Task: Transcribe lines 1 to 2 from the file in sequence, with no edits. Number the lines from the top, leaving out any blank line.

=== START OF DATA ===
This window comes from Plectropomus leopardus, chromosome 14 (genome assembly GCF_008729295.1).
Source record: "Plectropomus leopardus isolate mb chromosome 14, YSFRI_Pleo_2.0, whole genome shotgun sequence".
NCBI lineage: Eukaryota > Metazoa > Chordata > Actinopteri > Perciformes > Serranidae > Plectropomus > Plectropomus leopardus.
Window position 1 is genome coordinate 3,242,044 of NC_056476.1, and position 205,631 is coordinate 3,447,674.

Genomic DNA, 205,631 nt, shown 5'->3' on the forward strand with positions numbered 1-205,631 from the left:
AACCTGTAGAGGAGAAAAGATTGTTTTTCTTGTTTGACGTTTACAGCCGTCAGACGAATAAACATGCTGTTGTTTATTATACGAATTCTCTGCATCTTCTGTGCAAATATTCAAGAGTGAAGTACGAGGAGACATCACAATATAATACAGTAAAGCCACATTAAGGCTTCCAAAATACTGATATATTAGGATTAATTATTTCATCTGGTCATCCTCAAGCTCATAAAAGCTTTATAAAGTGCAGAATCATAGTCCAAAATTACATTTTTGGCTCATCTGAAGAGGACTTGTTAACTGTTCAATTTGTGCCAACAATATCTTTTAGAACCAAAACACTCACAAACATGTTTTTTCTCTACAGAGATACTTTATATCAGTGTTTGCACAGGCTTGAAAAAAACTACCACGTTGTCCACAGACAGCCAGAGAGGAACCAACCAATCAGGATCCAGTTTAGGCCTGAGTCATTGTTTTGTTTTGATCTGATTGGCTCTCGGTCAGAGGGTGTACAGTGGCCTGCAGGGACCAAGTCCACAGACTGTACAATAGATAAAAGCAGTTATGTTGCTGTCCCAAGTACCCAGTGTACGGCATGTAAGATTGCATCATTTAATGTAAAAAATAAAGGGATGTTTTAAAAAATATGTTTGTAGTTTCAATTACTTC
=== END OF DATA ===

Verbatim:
This window comes from Plectropomus leopardus, chromosome 14 (genome assembly GCF_008729295.1).
Source record: "Plectropomus leopardus isolate mb chromosome 14, YSFRI_Pleo_2.0, whole genome shotgun sequence".